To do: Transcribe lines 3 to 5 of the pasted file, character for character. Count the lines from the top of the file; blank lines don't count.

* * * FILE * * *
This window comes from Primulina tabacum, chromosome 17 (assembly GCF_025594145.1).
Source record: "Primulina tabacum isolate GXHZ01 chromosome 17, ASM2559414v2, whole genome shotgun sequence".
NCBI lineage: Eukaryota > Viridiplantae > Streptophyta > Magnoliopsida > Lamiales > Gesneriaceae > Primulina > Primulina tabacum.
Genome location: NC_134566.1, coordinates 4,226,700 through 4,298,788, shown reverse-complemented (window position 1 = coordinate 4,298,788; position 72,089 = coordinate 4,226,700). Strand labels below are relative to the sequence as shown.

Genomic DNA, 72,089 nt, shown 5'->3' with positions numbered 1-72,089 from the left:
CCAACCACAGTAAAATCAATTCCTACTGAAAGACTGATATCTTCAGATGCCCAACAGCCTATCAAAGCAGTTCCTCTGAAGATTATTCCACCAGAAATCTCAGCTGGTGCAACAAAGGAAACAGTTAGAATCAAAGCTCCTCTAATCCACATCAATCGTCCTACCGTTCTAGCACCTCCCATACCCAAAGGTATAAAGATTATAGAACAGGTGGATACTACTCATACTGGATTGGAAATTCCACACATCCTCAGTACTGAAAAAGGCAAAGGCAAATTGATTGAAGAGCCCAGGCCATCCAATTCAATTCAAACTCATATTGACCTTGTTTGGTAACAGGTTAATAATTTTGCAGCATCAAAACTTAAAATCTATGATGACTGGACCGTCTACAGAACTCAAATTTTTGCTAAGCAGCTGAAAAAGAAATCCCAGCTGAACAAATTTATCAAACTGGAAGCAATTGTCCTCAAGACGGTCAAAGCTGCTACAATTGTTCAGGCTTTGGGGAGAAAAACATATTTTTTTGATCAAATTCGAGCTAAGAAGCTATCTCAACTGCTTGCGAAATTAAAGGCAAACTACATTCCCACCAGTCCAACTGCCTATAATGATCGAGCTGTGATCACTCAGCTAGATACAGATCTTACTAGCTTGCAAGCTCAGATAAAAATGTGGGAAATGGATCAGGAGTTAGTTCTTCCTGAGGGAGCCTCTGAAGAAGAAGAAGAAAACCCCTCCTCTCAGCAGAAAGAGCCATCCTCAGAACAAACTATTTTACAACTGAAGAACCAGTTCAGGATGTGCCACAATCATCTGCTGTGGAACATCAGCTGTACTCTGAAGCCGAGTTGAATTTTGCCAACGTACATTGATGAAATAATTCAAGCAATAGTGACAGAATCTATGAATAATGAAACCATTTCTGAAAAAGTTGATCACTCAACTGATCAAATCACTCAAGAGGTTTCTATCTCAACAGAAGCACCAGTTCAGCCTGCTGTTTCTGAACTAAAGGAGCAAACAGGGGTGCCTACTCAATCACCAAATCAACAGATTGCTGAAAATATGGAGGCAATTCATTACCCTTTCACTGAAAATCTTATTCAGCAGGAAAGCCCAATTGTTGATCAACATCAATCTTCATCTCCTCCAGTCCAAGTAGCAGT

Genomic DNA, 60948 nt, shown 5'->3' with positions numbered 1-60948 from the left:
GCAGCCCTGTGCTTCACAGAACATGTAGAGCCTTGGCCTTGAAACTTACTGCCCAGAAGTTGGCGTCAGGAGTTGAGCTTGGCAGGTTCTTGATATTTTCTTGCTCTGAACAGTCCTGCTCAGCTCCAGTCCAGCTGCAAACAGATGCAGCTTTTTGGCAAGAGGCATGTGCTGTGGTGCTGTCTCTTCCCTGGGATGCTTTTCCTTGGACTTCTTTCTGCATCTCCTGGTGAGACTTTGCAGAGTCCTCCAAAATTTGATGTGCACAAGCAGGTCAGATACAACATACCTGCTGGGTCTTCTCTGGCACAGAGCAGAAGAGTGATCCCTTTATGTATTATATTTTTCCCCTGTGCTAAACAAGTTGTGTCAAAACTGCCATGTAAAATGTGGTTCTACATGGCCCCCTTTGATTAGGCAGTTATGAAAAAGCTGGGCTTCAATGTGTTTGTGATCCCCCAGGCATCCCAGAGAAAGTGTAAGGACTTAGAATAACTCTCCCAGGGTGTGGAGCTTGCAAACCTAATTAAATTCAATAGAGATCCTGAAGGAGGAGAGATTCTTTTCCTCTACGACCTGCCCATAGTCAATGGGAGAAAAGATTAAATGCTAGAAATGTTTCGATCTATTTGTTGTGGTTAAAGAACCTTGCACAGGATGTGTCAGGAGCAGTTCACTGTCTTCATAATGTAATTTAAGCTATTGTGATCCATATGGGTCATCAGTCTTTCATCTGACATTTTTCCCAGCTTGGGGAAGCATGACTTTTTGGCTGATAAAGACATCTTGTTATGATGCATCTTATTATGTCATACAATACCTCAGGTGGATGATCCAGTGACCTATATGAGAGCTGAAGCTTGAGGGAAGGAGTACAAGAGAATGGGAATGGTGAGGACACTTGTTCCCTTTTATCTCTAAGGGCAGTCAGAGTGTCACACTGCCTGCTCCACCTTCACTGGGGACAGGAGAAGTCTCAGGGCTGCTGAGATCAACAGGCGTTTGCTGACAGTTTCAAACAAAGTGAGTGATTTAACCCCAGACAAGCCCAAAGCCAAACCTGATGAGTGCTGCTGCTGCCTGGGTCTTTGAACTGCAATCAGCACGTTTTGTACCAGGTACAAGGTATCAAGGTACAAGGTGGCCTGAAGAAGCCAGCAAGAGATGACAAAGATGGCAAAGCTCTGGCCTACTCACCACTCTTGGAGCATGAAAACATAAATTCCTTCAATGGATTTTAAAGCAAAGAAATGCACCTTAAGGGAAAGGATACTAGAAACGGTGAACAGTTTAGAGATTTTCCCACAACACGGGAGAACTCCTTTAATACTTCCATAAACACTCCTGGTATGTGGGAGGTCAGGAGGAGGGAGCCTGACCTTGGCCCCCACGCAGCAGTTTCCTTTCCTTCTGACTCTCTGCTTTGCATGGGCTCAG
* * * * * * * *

NCBI lineage: Eukaryota > Viridiplantae > Streptophyta > Magnoliopsida > Lamiales > Gesneriaceae > Primulina > Primulina tabacum.
Genome location: NC_134566.1, coordinates 4,226,700 through 4,298,788, shown reverse-complemented (window position 1 = coordinate 4,298,788; position 72,089 = coordinate 4,226,700). Strand labels below are relative to the sequence as shown.

Genomic DNA, 72,089 nt, shown 5'->3' with positions numbered 1-72,089 from the left: